Did the US Treasury read my blog?

In September 2014, in my blog Change of benchmark overnight index is a difficult task, I described why I thought that a change of benchmark for rate paid on collateral or as a reference for swap is a difficult task. The above blog was a reaction to comments from senior derivative figures indicating the opposite.

Fast forward two years, it seems that my message has been heard by the US Treasury. Yesterday, in another Risk article titled US Treasury: prepare for a post-Libor world (subscription required), one can read:

Daleep Singh, US department of the Treasury:
Any transition away from a dominant benchmark will surely be complex and lengthy[…]

To compare with my blog:
Change of benchmark overnight index is a difficult task.
Run, up to the maturity of the longest trade existing in the world linked to fed funds, two parallel markets.

Risk magazine
Concern among market participants […] A similar move could result in disputes between counterparties about the value of legacy portfolios.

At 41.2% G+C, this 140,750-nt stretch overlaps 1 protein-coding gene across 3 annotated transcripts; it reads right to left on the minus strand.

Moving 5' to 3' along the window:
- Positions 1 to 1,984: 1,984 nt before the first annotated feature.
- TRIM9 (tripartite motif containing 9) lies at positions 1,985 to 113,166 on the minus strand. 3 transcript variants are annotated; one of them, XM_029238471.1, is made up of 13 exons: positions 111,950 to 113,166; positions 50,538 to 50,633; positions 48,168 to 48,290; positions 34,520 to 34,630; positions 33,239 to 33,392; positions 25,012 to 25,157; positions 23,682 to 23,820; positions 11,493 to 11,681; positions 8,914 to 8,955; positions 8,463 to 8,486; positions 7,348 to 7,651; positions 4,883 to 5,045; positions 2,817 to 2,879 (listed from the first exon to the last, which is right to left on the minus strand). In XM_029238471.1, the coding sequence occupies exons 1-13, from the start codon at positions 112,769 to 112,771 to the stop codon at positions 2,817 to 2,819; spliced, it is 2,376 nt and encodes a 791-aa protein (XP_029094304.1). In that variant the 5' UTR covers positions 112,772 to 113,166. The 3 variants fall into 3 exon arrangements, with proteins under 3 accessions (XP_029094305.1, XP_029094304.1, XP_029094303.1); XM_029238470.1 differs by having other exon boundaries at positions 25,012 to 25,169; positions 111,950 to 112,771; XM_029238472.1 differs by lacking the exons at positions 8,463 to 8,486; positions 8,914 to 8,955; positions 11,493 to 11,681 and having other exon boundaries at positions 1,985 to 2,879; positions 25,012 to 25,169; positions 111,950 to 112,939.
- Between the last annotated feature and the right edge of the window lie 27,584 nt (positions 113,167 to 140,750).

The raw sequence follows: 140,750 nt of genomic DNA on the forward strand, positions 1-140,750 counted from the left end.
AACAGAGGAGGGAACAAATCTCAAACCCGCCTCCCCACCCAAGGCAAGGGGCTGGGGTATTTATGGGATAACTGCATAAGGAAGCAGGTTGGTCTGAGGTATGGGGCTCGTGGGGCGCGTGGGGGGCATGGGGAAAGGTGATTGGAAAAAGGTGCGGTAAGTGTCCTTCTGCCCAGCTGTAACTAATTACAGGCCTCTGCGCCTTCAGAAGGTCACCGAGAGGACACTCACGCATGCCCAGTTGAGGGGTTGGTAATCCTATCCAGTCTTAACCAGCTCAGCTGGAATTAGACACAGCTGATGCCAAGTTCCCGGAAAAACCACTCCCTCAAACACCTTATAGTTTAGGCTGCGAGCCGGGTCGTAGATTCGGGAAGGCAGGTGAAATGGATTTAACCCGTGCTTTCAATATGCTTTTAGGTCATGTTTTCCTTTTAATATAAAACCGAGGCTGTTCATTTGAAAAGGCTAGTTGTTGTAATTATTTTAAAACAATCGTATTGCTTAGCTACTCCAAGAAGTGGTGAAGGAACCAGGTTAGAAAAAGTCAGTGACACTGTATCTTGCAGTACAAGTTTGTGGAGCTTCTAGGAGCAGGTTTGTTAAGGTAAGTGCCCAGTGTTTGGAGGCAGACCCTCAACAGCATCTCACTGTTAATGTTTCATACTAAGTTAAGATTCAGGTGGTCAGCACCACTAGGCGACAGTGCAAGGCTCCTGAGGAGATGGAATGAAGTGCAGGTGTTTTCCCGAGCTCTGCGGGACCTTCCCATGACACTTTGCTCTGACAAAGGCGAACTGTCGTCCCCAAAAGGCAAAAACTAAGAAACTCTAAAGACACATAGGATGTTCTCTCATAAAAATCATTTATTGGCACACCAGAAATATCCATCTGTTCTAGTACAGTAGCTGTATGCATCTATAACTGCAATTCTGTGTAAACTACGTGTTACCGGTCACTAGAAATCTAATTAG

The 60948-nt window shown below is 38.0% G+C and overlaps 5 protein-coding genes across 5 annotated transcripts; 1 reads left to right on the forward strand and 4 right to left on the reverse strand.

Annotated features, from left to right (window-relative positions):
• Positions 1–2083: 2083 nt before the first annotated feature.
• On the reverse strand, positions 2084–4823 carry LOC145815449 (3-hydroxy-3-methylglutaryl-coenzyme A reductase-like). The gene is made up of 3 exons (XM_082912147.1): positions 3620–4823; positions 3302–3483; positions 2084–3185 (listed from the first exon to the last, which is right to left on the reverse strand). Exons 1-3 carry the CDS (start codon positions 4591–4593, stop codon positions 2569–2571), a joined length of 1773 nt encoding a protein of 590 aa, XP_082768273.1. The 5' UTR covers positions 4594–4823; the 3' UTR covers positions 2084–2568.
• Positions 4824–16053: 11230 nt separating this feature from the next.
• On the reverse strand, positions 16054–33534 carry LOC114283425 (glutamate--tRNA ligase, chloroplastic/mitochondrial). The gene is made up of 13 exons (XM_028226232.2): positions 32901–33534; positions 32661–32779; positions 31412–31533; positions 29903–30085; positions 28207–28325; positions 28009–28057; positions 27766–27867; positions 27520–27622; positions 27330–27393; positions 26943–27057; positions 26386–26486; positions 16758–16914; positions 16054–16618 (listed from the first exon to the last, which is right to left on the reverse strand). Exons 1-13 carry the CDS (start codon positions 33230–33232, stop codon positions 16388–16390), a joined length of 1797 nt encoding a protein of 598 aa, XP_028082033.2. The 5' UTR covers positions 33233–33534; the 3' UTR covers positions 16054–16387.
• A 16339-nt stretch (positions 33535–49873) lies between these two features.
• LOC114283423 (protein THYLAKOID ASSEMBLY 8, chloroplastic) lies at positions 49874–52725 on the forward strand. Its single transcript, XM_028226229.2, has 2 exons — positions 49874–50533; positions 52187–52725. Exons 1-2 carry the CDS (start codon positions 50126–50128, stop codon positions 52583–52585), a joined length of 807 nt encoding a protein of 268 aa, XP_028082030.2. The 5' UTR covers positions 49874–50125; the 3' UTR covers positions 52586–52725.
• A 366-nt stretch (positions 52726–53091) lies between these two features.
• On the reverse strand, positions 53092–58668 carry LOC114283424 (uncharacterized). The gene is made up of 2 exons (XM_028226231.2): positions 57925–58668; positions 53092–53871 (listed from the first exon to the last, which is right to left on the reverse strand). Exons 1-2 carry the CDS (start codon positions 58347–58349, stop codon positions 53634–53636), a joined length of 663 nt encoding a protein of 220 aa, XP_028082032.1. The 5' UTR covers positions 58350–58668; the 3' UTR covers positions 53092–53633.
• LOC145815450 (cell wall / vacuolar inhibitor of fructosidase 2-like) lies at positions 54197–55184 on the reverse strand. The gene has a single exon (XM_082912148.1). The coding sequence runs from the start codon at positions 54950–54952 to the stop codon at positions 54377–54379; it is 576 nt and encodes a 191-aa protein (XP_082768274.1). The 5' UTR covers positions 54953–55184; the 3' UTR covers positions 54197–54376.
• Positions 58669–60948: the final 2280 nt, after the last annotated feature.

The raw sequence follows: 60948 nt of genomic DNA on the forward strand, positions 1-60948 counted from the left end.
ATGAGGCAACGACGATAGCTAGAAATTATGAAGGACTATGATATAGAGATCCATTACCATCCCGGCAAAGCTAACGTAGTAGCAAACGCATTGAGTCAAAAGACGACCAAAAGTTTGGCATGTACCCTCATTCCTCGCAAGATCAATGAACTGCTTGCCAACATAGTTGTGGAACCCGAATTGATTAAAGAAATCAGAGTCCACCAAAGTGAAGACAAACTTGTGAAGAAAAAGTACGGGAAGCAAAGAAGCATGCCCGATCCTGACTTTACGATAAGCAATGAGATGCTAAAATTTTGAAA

To compare to my blog:
[...]but in the same way all the parties have to agree on the valuation (as an up-front fee or a fee over the life of the trade) impact of the transfer.

My task is not over, I still have to have my rant about the term "OIS discounting" (see the blog referenced above and my multi-curve book) heard better. There is still too much confusion between index referred in swaps, the fixed rate of a swap, the indexed referred in CSAs and the rate used for discounting.

My regular readers will have noticed that this is not the first time a subject discussed in my blog appears in the press a couple of months or years later. Recently it has been the case of FRTB / AD (see  Good news for AD? ) and coupon payment in IM (see Continuous dividend v discrete cash flows)


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